In keeping with the tradition of adventure, Sarah and I went on a big trip for Christmas and New Years!
This year, we met up with Sarah’s family in Italy, traveling to Rome and Florence; not quite a perfect midpoint for everyone, but it was close enough. And, also, you know. Rome. Florence. Amazing!
Please forgive me for some of these being a bit out of order… the posts are organized somewhat chronologically… but also organized by theme and location. Some may not be exactly in chronological order, so for reference please see the initial summary post, which has a complete day-by-day, blow-by-blow account of the adventure.
Wednesday, 03-Jan… I think.
So, somehow, I didn’t write down anything about visiting the Tomb of the Medici. I believe that we saw it on our last day, as part of the mad dash to check out the last few items on our tick list, but I somehow neglected to write down any notes on the trip. My apologies, but I’ll write as much as I can from memory alone… along with the pictures that I was able to snap while we explored.
The first memory I have of the tomb complex is that it honestly didn’t really seem like a tomb. I’m used to the sepulcher crypts of France and Spain, or the tombs below the Duomo and the Vatican. This was… not warm, but bright? It had the same architectural hallmarks, but somehow seemed to be more alive than most others. I think mostly due to the lighting – most of the tomb wasn’t actually underground, and most of the main tomb rooms had some form of windows letting natural light in.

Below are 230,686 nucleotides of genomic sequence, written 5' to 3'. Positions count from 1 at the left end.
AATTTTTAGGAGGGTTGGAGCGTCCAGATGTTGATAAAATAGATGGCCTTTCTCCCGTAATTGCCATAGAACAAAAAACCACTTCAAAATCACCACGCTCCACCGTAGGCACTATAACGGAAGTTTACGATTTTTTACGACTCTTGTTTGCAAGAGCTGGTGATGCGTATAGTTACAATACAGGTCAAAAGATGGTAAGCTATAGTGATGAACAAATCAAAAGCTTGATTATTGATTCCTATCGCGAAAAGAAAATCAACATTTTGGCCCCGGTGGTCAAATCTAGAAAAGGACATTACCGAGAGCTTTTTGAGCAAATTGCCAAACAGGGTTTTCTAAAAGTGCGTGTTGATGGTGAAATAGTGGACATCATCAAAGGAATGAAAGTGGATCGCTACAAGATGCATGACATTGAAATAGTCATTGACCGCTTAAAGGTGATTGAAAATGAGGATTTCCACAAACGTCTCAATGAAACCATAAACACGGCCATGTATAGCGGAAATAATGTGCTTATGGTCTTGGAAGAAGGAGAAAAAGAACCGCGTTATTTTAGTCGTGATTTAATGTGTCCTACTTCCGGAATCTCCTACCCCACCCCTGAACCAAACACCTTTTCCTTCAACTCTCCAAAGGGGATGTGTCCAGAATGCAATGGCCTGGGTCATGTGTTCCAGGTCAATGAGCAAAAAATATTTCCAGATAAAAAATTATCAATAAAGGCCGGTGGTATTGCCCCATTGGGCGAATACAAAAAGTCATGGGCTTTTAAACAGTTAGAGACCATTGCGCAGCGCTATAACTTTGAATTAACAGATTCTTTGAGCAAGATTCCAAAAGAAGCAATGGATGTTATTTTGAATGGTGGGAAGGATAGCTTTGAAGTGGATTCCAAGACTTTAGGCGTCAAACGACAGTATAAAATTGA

I wouldn’t realize this until after the entryway, however, since the first stop is the reliquary area. Here we saw all of the ornate, guilded display cases that had been commissioned by the family to showcase their bone collection. All “certified”, of course… though I’m honestly not quite sure what that meant at the time, to be real bones of real saints. I think I saw a part of St. Peter in there somewhere, even. This part definitely did have the “tomb” feeling, don’t get me wrong.
The rest of the tomb was beautifully decorated, though, easily making up for the macabre nature of the beginning. The sarcophagi themselves were placed on pedestals, with soaring arches and high ceilings above them. We’re talking 20+ feet high, easily, with gorgeous stone inlays throughout.
The main attraction was the Michelangelo pieces, which were definitely worth seeing. Each sarcophagus overseen by Michelangelo displayed two contrasted figures; dawn and dusk, day and night, etc…, overseen by a figure exemplifying the person entombed within.